A Slave Named Profitable

A Slave Named Profitable

Tradition has it that the Apostle Paul wrote this personal letter to Philemon, a slave holder and leader the church in Colossae in the year 61. At the time when Paul was living under house arrest in Rome. Most of the letters of the Apostle Paul were composed with an eye to their being publicly read – although Philemon is considered a private letter about a specific matter I think that it too was written to be read aloud in a setting of worship. Paul is not primarily concerned with articulating a right Christological formulation or the correct theological or eschatological perspective. First there is an introduction.

Paul, a prisoner of Christ Jesus, and Timothy our brother, To Philemon our dear friend and co-worker, 2to Apphia our sister, to Archippus our fellow soldier, and to the church in your house: 3Grace to you and peace from God our Father and the Lord Jesus Christ. 4When I remember you in my prayers, I always thank my God 5because I hear of your love for all the saints and your faith toward the Lord Jesus. 6I pray that the sharing of your faith may become effective when you perceive all the good that we may do for Christ. 7I have indeed received much joy and encouragement from your love, because the hearts of the saints have been refreshed through you, my brother.

Now we find what it is exactly that Paul is asking of Philemon?

8For this reason, though I am bold enough in Christ to command you to do your duty, 9yet I would rather appeal to you on the basis of love—and I, Paul, do this as an old man, and now also as a prisoner of Christ Jesus. 10I am appealing to you for my child, Onesimus, whose father I have become during my imprisonment. 11Formerly he was useless to you, but now he is indeed useful both to you and to me. 12I am sending him, that is, my own heart, back to you. 13I wanted to keep him with me, so that he might be of service to me in your place during my imprisonment for the gospel; 14but I preferred to do nothing without your consent, in order that your good deed might be voluntary and not something forced. 15Perhaps this is the reason he was separated from you for a while, so that you might have him back forever, 16no longer as a slave but more than a slave, a beloved brother—especially to me but how much more to you, both in the flesh and in the Lord. 17So if you consider me your partner, welcome him as you would welcome me. 18If he has wronged you in any way, or owes you anything, charge that to my account. 19I, Paul, am writing this with my own hand: I will repay it. I say nothing about your owing me even your own self. 20Yes, brother, let me have this benefit from you in the Lord! Refresh my heart in Christ. 21Confident of your obedience, I am writing to you, knowing that you will do even more than I say. 22One thing more—prepare a guest room for me, for I am hoping through your prayers to be restored to you. 23Epaphras, my fellow prisoner in Christ Jesus, sends greetings to you, 24and so do Mark, Aristarchus, Demas, and Luke, my fellow workers. 25The grace of the Lord Jesus Christ be with your spirit.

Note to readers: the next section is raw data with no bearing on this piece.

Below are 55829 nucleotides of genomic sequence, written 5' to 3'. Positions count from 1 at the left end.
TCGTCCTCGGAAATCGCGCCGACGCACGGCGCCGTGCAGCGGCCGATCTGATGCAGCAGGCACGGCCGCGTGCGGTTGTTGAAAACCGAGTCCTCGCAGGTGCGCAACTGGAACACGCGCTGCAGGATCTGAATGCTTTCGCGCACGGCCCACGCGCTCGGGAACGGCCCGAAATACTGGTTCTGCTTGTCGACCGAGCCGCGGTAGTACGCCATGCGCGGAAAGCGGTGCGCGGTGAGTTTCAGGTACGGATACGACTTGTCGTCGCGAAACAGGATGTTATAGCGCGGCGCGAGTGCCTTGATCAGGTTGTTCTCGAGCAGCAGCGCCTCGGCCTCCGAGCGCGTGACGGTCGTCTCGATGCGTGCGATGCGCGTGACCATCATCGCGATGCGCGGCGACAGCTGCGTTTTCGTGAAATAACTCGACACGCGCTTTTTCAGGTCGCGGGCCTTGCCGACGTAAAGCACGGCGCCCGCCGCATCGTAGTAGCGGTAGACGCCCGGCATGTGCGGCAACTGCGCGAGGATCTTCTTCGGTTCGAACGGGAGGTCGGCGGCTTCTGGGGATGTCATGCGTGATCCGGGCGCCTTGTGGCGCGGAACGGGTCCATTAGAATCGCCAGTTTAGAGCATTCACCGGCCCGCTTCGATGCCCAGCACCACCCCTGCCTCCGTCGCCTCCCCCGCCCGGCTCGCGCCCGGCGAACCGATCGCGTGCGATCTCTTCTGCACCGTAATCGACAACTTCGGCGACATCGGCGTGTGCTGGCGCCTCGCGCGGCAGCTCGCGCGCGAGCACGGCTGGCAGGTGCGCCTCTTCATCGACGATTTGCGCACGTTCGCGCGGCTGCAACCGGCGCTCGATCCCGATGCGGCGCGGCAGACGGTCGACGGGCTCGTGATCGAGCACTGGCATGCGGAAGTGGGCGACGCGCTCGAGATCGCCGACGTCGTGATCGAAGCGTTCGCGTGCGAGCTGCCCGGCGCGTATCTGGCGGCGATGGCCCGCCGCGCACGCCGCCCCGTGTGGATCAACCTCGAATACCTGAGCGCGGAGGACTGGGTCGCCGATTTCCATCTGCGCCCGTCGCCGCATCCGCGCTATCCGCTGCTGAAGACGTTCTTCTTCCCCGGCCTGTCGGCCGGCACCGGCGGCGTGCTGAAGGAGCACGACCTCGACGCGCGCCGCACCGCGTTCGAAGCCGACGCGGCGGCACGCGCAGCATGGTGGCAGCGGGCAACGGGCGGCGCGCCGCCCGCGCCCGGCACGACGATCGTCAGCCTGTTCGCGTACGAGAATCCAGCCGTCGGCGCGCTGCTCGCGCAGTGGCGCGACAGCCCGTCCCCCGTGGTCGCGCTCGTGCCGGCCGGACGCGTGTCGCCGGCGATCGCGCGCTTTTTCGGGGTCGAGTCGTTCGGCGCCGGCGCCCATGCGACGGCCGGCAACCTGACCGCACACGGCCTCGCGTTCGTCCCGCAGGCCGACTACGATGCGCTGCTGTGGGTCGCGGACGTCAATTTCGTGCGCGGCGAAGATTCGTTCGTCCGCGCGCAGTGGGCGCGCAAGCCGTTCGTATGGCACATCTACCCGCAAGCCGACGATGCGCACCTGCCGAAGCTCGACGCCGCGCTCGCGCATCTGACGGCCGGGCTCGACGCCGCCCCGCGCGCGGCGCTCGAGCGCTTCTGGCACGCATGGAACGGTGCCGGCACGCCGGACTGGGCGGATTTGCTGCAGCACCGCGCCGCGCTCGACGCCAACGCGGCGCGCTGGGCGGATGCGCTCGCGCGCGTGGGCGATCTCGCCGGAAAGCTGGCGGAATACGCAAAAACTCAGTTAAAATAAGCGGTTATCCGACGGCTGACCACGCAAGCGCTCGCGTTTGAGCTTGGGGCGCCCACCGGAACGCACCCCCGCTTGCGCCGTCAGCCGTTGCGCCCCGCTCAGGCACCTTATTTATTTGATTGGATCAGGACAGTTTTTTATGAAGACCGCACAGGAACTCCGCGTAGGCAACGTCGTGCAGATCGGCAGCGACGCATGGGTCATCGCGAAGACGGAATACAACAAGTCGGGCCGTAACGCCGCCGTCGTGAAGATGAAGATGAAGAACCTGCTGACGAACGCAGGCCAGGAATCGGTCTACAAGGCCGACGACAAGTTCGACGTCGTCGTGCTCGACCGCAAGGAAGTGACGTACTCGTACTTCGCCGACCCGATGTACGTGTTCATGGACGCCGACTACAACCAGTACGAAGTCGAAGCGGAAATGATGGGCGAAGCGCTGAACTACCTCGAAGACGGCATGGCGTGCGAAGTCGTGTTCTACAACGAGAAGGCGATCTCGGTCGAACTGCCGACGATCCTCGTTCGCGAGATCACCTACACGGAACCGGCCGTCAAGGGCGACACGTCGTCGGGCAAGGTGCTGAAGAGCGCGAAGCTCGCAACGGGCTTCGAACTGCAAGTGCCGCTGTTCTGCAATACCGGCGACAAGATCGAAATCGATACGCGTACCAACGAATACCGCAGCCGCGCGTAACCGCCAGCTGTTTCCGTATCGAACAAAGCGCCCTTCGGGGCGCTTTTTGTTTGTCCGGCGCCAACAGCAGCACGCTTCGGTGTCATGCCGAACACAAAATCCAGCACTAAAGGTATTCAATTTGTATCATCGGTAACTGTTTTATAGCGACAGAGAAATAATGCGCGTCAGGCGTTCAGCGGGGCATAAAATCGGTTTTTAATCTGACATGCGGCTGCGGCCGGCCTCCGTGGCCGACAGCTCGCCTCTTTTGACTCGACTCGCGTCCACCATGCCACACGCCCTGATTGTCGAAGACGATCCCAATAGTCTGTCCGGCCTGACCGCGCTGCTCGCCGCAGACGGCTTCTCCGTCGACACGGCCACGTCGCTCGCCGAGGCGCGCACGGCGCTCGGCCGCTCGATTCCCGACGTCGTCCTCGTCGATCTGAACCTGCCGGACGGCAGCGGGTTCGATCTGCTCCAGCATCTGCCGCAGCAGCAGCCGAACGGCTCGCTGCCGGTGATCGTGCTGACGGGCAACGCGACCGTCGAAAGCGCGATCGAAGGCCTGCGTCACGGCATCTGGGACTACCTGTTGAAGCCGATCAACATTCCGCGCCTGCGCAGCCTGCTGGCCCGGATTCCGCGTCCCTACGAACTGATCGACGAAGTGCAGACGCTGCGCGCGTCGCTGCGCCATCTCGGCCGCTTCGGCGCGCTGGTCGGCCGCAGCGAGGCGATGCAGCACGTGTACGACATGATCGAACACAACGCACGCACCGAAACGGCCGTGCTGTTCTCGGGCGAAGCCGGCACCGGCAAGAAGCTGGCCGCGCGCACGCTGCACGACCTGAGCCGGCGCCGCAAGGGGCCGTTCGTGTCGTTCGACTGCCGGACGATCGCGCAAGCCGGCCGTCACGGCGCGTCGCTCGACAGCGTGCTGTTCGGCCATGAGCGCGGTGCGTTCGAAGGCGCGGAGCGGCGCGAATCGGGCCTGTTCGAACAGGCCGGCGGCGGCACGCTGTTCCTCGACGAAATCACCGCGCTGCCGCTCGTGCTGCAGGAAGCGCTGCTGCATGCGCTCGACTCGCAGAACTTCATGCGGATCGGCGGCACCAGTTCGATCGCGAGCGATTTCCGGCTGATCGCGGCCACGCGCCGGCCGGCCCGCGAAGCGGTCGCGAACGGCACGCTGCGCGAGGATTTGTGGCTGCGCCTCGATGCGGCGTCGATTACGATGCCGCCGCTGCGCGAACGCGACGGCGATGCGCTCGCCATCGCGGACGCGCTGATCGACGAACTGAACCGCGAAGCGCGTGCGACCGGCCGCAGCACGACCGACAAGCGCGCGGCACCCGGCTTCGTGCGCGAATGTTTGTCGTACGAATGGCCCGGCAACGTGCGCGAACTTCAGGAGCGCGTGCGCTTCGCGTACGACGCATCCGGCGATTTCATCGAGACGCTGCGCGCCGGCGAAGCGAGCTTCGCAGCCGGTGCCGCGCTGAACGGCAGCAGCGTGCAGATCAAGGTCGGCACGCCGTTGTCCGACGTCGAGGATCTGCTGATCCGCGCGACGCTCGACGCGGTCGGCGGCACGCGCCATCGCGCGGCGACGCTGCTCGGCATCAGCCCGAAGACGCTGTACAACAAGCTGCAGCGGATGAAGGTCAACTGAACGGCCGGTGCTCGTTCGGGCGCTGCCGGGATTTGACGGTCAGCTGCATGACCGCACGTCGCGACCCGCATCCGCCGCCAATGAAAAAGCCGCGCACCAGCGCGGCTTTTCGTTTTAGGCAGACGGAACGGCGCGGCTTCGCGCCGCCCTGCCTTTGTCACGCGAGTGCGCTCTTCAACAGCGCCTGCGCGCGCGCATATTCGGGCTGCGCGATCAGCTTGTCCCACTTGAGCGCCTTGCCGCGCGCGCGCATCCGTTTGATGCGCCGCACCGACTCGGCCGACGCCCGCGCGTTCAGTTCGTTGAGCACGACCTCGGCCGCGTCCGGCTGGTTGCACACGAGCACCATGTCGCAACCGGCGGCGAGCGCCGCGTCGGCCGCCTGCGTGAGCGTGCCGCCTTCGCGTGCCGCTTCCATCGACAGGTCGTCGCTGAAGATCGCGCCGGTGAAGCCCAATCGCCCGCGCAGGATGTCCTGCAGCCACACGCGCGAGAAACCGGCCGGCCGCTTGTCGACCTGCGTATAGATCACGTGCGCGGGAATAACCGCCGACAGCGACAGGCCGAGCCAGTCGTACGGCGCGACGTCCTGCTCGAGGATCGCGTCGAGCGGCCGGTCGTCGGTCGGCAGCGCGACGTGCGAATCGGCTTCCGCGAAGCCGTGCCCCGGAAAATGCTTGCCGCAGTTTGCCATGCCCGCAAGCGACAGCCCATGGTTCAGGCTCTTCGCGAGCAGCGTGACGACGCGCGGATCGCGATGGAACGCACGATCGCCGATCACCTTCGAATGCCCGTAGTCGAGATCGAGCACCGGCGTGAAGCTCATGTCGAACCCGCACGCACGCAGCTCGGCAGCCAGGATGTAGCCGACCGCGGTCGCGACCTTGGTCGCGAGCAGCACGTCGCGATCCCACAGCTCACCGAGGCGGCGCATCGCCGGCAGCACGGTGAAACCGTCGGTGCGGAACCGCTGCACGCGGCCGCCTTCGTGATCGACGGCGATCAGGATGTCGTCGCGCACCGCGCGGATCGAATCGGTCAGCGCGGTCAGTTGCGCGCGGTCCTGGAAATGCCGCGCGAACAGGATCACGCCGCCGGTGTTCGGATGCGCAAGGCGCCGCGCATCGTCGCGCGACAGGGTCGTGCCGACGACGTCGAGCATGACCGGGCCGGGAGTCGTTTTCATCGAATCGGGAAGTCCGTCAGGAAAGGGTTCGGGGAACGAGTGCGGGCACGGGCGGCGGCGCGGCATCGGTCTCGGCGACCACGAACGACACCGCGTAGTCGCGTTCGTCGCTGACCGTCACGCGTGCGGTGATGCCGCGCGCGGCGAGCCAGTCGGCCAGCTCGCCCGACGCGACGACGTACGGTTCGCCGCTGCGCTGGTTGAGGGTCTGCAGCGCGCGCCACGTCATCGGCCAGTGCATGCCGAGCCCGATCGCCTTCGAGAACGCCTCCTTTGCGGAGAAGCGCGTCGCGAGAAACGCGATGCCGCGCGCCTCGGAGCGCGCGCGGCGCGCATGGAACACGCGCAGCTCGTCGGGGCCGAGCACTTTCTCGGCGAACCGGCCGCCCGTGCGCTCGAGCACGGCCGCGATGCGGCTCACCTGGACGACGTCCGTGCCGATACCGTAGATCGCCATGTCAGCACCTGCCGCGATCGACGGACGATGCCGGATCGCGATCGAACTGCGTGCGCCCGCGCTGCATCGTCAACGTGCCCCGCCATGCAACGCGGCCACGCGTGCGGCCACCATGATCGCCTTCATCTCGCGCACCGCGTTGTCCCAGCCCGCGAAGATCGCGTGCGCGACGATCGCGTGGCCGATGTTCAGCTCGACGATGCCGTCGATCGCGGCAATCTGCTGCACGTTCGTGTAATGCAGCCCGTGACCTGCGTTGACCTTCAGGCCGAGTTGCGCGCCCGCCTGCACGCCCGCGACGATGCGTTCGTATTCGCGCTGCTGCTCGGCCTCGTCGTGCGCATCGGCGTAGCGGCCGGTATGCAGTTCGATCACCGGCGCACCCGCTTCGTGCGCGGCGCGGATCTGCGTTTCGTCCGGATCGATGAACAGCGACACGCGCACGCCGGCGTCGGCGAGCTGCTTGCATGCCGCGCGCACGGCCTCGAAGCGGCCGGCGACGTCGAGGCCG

Reading between the lines we think we can see a back story emerging. One of Philemon’s slaves, named Onesimus, after defrauding his master, fled to Rome. It is conjectured that Onesimus had come in contact with Paul when he had traveled with his master Philemon to Ephesus but for what ever reason once in Rome he found his way to where Paul was incarcerated. We are left to imagine how that relationship developed. Onesimus became useful to Paul given that he was under house arrest. Ultimately Paul writes that Onesimus had become his spiritual son and except for the fact that his friend and supporter Philemon had a prior claim on the slave he would have kept him in his service. Adding to that, Onesimus, being a convert to Christianity, was obliged to return and make restitution to his master. According to the law, the master of a runaway slave might treat him exactly as he pleased. When retaken, a slave was usually branded on the forehead, maimed, or forced to fight with wild beasts. With a rare tact and utmost delicacy Paul asks that Philemon to not only pardon Onesimus but to receive him as Philemon would receive Paul himself. The outcome of Paul’s request is lost to history but according to ecclesiastical tradition Onesimus lives to become the Bishop of Beraea.